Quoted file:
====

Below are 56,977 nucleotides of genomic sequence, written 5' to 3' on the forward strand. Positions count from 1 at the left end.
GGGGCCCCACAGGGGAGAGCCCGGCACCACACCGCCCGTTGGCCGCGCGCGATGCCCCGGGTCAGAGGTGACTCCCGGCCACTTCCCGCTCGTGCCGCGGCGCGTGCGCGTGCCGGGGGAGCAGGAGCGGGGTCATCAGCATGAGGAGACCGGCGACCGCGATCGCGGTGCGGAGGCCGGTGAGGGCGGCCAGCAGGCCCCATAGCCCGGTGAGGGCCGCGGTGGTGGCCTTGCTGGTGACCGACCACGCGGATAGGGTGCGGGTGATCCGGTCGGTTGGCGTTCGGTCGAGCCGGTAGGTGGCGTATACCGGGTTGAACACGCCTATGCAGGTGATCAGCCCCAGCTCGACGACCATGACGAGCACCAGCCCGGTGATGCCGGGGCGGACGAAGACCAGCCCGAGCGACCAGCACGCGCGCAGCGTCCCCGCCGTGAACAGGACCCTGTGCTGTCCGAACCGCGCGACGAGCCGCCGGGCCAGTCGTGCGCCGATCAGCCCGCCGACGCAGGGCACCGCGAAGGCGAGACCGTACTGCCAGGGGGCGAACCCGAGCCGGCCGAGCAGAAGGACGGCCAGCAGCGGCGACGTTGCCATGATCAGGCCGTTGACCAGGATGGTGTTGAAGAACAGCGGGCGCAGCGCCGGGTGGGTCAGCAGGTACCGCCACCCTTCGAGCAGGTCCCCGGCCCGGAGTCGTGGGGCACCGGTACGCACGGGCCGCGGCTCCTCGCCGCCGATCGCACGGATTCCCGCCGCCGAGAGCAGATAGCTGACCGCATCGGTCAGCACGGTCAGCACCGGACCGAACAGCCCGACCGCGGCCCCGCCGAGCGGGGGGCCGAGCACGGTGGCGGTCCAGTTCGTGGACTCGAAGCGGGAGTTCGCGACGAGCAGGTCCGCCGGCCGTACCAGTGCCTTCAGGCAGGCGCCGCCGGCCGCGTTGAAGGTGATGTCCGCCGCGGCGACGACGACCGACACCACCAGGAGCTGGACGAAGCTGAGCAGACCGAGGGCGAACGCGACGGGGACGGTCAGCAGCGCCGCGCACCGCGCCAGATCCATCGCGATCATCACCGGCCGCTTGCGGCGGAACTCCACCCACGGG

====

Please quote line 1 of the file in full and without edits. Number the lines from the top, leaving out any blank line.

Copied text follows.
Below are 56,977 nucleotides of genomic sequence, written 5' to 3' on the forward strand. Positions count from 1 at the left end.